Here we see the introduction of Dr. Umlaut, who got more and more jaded as time passed. The college had just installed a new scheduling system, to no great improvement, and that was the surface joke of this strip, the backup joke. What this strip is really about is the fact that nearly every American female born in the early 1970s was named Jennifer. I don't know if others encountered this phenomenon as much as I did, but it seemed like everyone in the country with that name had gotten together and decided to come to one college. If I had forgotten the name of a girl I was speaking to, I found it practical to call her "Jen" and see if she corrected me.
Tired of telemarketers and junk e-mailers? What if you had them showing up at your door? In some places, people still do, and one of those places is a college dormitory. This spiel is a close approximation of what I was subjected to, and the shameless nonsense about hypothetically eloping to Europe is verbatim.
Don't try this at home, kids. Your fingers will get burned and you'll get whacked over the head with whatever is handy.
Well, it's true; the total number of sculptures on campus was (and is) one, or two if you count that thing that's supposed to be a sundial. And the thing they were building in the big muddy hole in the center of campus (with what remaining money hadn't been funneled to administrators' homes) did look like some kind of odd art made from girders, much like the sundial. Eventually it started to resemble a building, but it sure seemed to take a long time, probably because the construction had to periodically stop and wait for the next budget.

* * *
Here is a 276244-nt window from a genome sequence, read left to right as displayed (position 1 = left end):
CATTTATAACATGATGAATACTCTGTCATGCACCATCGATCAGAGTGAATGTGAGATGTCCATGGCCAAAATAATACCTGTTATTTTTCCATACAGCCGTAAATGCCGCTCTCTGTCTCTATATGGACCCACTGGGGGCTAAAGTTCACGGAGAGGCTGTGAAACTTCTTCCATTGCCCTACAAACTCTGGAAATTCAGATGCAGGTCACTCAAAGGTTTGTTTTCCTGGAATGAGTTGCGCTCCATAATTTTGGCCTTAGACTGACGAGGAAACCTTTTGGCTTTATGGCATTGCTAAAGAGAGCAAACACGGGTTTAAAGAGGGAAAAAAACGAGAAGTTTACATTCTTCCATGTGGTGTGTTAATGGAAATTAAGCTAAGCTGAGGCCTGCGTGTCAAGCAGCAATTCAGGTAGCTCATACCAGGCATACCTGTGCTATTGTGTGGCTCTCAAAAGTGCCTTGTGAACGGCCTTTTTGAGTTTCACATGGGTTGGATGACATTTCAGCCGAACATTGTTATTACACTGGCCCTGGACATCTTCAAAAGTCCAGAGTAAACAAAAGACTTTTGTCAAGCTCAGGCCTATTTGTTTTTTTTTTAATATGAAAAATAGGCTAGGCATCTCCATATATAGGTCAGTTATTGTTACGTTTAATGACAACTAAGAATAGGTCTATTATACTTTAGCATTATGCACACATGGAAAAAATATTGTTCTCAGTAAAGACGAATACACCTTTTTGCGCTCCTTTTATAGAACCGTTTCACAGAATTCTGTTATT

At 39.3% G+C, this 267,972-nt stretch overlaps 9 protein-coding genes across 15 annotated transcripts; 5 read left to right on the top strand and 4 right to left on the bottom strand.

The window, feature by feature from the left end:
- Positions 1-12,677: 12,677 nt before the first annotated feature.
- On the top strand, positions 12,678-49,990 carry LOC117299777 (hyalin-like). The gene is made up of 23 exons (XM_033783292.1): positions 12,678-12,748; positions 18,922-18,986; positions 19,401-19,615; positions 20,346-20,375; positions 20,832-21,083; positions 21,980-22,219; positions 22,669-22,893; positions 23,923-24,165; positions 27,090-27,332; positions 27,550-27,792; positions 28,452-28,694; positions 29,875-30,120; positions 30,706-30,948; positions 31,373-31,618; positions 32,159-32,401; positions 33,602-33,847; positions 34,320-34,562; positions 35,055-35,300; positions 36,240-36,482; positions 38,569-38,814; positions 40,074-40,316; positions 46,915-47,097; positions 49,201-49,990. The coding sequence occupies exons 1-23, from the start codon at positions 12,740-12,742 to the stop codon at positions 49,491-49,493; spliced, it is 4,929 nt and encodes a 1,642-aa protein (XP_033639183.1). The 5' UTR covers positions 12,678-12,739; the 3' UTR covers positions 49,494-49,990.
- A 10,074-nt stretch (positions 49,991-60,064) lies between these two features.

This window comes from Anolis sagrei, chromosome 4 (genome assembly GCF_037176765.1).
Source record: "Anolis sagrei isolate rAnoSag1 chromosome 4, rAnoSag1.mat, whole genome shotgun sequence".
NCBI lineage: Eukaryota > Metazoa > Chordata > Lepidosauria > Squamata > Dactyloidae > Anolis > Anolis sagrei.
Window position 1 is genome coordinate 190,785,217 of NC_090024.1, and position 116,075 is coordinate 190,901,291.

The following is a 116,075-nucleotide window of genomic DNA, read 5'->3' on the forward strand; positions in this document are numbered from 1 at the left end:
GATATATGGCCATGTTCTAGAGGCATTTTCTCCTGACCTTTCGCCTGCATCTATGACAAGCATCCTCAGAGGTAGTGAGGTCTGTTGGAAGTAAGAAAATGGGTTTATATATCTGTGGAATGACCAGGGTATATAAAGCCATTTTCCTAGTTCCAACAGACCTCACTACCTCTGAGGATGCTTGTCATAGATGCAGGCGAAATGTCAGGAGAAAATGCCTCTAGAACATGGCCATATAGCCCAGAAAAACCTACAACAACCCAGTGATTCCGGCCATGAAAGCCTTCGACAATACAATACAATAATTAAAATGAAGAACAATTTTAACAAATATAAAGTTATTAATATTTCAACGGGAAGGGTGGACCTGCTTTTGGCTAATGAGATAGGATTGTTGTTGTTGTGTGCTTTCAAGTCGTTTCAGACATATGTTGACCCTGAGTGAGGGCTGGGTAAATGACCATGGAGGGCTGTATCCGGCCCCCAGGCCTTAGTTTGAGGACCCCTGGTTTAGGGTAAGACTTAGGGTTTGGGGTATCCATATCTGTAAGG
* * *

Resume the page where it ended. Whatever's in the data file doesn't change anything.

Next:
If you are in a position to need to know anything at all about The College Formerly Known As What It Was Formerly Known As, understand this above all else: The "Construction Entrance" sign is permanent.
Biff's little foray into art was par for the course in Decker Dining Hall. We had meal cards with a certain number of meals on them, and a meal meant all you could eat, but you could not, of course, leave the cafeteria with anything. Now, it's already been established that the food was, with limited exception, awful. Add to that a system in which the food is perceived as practically valueless, and you'll see students treating the stuff with a contempt that borders on hostility. "Wasteful" was merely the baseline. We would mix every available substance into a noxious mess in those teensy little drinking glasses, then pour it over the trays. There was a smiley face drawn in mashed potatoes on the wall which never did get cleaned off until the cafeteria was closed years later.
When Jim Florio was Governor of New Jersey, he briefly raised the sales tax from 6% to 7%. I'm sure he knew that "Impeach Florio" bumper stickers would immediately spring up everywhere, but he had little choice after Kean put the state in the poorhouse. It's the circle of life: someone's got to take the fall for raising taxes so that his successor can take credit for all the things taxes pay for. Florio took that bullet.